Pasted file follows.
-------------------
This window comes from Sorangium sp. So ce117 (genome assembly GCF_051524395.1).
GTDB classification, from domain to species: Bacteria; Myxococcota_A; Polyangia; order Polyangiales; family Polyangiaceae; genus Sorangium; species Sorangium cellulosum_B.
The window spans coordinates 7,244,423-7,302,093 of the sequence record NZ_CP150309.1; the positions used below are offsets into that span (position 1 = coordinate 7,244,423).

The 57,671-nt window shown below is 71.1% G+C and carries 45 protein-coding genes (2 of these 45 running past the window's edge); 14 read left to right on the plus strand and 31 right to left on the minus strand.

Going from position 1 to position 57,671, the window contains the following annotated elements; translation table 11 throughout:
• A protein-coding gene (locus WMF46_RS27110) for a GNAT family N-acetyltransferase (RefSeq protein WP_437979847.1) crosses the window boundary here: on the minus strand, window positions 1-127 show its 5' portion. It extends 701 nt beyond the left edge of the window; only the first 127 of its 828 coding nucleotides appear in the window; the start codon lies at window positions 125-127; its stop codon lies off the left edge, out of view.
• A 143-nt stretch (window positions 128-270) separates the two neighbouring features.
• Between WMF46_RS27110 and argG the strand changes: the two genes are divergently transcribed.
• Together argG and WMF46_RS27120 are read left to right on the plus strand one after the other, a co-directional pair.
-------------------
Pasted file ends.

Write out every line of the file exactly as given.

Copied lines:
This window comes from Sorangium sp. So ce117 (genome assembly GCF_051524395.1).
GTDB classification, from domain to species: Bacteria; Myxococcota_A; Polyangia; order Polyangiales; family Polyangiaceae; genus Sorangium; species Sorangium cellulosum_B.
The window spans coordinates 7,244,423-7,302,093 of the sequence record NZ_CP150309.1; the positions used below are offsets into that span (position 1 = coordinate 7,244,423).

The 57,671-nt window shown below is 71.1% G+C and carries 45 protein-coding genes (2 of these 45 running past the window's edge); 14 read left to right on the plus strand and 31 right to left on the minus strand.

Going from position 1 to position 57,671, the window contains the following annotated elements; translation table 11 throughout:
• A protein-coding gene (locus WMF46_RS27110) for a GNAT family N-acetyltransferase (RefSeq protein WP_437979847.1) crosses the window boundary here: on the minus strand, window positions 1-127 show its 5' portion. It extends 701 nt beyond the left edge of the window; only the first 127 of its 828 coding nucleotides appear in the window; the start codon lies at window positions 125-127; its stop codon lies off the left edge, out of view.
• A 143-nt stretch (window positions 128-270) separates the two neighbouring features.
• Between WMF46_RS27110 and argG the strand changes: the two genes are divergently transcribed.
• Together argG and WMF46_RS27120 are read left to right on the plus strand one after the other, a co-directional pair.